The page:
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Help for Women with Urinary Incontinence

Always have to go?

By Alexandra Rogers, MD, Urology

Pads? Thicker pads? Depends? Rubber pants? Surely there must be better, more civilized options for urinary leakage! If you’ve ever had this thought, then keep reading. If not, then consider yourself one of the lucky ladies and go enjoy another cup of coffee, tea or other bladder irritant of your choice.

Urinary incontinence is estimated to affect as many as 50% of middle-aged and elderly women. Incontinence is defined as the involuntary loss of any amount of urine. Incontinence is generally described as either stress incontinence, urge incontinence or mixed incontinence. Stress urinary incontinence (SUI) is the symptom of involuntary urine leakage that occurs with exertion. For some women, SUI may occur with something as common as standing up from a sitting position; for others it may occur with laughing, coughing, jumping or exercising. Urge urinary incontinence (UUI) is the symptom of urine leakage that is immediately preceded by a sudden, compelling desire to urinate that is difficult to postpone and results in leakage. UUI may occur when a woman arrives home and puts the key in the front door and realizes she needs to urinate, when she runs her hands under running water or without any inciting event at all. Mixed urinary incontinence (MUI) is the combination of SUI and UUI.

The causes of SUI can include pregnancy, childbirth, obesity, smoking, muscle damage, trauma and aging. A cause of urinary urgency and frequency is often not identified, but can include consumption of bladder irritants and behaviors, neurologic diseases such as multiple sclerosis, history of a stroke or spinal cord injury or Parkinson’s disease.

There are many treatment options for incontinence. The best treatment for each woman depends on factors such as the type and severity of incontinence, her medical co-morbidities and her expectations. Conservative first-line treatment option for stress urinary incontinence is pelvic floor exercises such as Kegel exercises (isolated pelvic floor muscle contractions). The most common procedures for the treatment of SUI are a mesh sling that is surgically placed under the urethra for support (typically an outpatient procedure) or an injection of a bulking agent into the urethra which can often be performed in a doctor’s office.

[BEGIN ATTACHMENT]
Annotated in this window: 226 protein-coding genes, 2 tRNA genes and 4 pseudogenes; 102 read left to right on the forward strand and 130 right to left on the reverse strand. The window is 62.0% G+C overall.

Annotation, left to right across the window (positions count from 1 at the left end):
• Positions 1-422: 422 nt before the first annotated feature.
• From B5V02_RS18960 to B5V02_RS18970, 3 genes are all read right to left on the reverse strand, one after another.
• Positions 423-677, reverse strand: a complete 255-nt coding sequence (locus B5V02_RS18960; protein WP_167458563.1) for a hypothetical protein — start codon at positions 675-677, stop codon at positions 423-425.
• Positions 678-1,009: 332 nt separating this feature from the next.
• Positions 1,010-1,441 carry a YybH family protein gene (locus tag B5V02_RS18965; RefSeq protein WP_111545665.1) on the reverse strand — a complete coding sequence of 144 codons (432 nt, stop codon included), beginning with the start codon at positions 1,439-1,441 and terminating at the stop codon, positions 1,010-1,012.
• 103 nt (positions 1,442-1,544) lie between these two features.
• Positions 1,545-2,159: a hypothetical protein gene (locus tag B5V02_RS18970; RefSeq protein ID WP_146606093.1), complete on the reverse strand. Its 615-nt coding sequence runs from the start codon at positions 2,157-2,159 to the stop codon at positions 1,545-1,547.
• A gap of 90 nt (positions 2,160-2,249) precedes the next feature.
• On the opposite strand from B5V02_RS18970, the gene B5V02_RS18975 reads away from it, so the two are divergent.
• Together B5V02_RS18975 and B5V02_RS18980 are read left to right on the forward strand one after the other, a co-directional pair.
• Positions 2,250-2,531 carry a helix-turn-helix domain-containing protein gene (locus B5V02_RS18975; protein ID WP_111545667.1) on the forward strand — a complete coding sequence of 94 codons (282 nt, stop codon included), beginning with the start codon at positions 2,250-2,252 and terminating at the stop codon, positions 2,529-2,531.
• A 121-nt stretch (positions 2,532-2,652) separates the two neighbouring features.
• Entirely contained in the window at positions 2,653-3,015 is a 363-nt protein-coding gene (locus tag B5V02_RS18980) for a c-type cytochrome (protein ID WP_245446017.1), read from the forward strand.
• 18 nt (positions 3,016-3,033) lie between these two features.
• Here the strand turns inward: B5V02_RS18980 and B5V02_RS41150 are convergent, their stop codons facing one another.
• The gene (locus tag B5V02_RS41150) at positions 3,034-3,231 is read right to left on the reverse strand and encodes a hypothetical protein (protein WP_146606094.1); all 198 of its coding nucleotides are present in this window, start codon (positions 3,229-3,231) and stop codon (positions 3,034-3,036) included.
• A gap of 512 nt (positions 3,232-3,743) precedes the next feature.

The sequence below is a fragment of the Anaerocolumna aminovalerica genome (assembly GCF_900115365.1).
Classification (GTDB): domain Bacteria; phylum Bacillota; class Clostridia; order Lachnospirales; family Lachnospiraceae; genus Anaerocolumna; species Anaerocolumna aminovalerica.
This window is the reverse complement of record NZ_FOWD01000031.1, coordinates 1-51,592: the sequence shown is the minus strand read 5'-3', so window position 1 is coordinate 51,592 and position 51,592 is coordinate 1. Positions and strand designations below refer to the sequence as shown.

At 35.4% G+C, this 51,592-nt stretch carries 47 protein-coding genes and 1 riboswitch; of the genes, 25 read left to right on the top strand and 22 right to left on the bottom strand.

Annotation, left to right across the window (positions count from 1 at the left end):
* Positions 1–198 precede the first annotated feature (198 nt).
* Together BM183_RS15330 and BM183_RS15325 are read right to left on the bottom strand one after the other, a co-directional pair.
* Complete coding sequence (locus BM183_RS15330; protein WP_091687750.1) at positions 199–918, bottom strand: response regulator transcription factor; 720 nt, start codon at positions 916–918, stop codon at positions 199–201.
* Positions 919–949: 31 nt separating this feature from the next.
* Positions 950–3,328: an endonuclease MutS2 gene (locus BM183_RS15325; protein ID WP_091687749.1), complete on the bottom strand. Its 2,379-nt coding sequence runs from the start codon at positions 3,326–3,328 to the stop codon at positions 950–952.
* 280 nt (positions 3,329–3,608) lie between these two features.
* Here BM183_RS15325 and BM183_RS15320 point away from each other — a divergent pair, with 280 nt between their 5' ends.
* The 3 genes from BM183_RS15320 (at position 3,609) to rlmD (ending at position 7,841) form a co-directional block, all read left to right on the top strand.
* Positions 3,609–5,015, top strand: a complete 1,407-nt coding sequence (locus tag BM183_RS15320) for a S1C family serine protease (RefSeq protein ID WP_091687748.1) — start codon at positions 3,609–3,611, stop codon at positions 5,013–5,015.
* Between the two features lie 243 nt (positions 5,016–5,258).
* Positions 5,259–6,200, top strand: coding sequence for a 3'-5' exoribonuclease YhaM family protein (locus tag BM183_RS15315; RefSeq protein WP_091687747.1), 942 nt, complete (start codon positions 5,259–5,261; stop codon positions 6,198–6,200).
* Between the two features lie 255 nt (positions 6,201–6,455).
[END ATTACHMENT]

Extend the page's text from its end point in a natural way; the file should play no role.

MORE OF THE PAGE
Treatment for urinary urgency, frequency and / or urge incontinence first and foremost includes behavior modification – limiting bladder irritants, limiting excessive fluid intake, timed voiding (making sure to void regularly and not ‘holding it too long’). Behavior modification may be combined with prescription medication and pelvic floor physical strengthening. If these treatment options fail or a woman cannot tolerate the side effects of the medication, sacral neuromodulation (Interstim) or intravesical botulinum toxin A (Botox) may be an appropriate third-line choice. Both are FDA-approved for patients with refractory urinary urgency/frequency symptoms.

If you are dealing with any type of incontinence, consider talking to your doctor about available options.

rogers-a-wr.jpgDr. Alexandra Rogers specializes in Adult Urology, including: Female Incontinence, MaleVoiding Dysfunction, Pelvic Organ Prolapse, Post-Prostatectomy Incontinence, Sacral Nerve Stimulation, General Voiding Dysfunction, Pelvic Floor Rehabilitation and Complex Urodynamics. Dr. Rogers attended Wake Forest University Medical School and completed her urology residency at the Mayo Clinic in Jacksonville Florida. Dr. Rogers recently completed a female urology fellowship at the Tower Urology Institute for Continence at Cedars Sinai in Los Angeles.

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